This book is mainly about clerical households in northeast Italy in the fourteenth century, with a special emphasis on Venice and Bergamo. The late Shona Kelly Wray’s study of notarial records in Bologna—Communities and Crisis: Bologna during the Black Death (Boston, 2009)—provides a constant touchstone for this book. Most of its data comes from a survey of more than 100 wills by priests, this number obtained from a sample of about 10 percent of the abundant notarial documents surviving in the Venetian archives. Cossar also consulted estate inventories and records of episcopal visitations where available. By emphasizing the household as a moral, economic, and social unit, Cossar combines two big subjects, the history of the family and church history. Because women in clerical households assumed a variety of roles, from concubines and relations to slaves, gender studies and its theories appear in the analysis. Cossar’s view that parish or...
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November 01 2017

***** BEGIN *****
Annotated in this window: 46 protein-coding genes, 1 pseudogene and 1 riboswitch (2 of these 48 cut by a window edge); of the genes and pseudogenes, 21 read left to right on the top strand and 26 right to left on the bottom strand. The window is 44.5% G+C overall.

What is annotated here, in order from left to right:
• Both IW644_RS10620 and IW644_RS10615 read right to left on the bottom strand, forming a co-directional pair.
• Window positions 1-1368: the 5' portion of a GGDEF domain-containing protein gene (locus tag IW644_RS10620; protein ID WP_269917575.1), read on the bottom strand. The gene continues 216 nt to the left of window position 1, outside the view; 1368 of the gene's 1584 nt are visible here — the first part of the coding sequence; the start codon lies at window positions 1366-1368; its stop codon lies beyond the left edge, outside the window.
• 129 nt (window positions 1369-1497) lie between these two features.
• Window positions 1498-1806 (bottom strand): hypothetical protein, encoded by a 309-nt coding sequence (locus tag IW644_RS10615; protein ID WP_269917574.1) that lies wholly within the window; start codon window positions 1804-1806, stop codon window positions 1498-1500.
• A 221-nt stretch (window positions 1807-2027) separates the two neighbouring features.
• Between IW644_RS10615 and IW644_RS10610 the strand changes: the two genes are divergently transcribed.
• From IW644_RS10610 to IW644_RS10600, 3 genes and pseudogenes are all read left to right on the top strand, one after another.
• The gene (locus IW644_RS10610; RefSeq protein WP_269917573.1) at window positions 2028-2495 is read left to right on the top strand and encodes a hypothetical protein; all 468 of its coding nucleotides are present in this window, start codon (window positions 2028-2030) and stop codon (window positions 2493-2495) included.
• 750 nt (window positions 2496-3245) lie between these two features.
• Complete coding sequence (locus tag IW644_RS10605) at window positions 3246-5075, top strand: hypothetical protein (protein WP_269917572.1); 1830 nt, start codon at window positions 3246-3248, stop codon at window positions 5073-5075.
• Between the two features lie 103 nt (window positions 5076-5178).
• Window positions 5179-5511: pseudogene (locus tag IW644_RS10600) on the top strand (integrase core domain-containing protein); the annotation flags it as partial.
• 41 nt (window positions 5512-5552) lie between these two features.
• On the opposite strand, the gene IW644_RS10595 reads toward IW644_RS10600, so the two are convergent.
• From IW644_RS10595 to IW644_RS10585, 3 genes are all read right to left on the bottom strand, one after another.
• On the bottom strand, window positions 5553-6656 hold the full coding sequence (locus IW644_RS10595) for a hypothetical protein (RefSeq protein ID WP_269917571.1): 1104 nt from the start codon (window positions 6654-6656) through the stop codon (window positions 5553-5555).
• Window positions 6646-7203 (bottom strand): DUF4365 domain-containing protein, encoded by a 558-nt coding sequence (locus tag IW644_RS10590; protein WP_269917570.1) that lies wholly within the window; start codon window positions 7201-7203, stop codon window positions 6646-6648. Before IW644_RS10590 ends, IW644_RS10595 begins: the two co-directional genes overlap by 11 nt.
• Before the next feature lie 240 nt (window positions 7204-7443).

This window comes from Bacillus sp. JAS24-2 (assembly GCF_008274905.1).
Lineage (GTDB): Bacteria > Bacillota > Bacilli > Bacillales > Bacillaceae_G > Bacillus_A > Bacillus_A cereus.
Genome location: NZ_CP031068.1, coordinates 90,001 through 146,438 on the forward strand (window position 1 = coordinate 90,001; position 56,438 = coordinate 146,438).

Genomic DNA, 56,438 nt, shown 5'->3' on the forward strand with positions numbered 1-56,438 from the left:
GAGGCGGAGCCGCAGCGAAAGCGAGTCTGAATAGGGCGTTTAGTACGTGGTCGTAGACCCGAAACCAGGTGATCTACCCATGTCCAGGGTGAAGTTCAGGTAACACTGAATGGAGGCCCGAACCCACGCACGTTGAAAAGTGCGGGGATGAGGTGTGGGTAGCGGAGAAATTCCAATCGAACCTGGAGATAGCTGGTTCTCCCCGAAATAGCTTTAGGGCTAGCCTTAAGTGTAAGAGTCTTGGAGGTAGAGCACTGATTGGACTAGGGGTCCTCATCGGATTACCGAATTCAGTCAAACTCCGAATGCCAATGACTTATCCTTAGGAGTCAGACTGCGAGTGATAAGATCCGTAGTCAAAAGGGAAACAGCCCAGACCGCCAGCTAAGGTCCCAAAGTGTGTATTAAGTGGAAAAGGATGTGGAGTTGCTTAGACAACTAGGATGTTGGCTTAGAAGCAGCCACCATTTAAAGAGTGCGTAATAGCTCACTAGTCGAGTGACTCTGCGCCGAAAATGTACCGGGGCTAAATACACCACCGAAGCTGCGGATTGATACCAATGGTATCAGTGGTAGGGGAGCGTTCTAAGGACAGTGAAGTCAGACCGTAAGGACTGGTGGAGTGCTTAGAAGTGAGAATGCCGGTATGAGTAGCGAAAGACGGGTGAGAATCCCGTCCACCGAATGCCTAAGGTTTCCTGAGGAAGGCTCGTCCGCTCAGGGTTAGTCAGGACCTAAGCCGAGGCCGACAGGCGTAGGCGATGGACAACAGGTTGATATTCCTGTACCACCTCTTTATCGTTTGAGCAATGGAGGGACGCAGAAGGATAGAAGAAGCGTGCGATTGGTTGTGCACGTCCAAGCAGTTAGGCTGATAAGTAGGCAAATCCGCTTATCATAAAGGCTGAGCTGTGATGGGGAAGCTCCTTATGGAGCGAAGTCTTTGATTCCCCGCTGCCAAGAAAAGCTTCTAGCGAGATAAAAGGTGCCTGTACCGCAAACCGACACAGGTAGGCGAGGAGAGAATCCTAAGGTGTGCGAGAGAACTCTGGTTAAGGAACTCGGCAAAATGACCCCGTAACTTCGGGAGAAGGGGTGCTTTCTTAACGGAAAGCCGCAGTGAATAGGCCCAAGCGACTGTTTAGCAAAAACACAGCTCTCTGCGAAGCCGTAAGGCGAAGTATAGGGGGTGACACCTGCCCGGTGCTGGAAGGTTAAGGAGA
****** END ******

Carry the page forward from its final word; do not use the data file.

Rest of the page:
Clerical Households in Late Medieval Italy
Clerical Households in Late Medieval Italy. By
Mass., Harvard University Press,
Steven A. Epstein
University of Kansas
Online Issn: 1530-9169
Print Issn: 0022-1953
© 2017 by the Massachusetts Institute of Technology and The Journal of Interdisciplinary History, Inc.
by the Massachusetts Institute of Technology and The Journal of Interdisciplinary History, Inc.
The Journal of Interdisciplinary History (2017) 48 (3): 405–407.
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Steven A. Epstein; Clerical Households in Late Medieval Italy. The Journal of Interdisciplinary History 2017; 48 (3): 405–407. doi: https://doi.org/10.1162/JINH_r_01174
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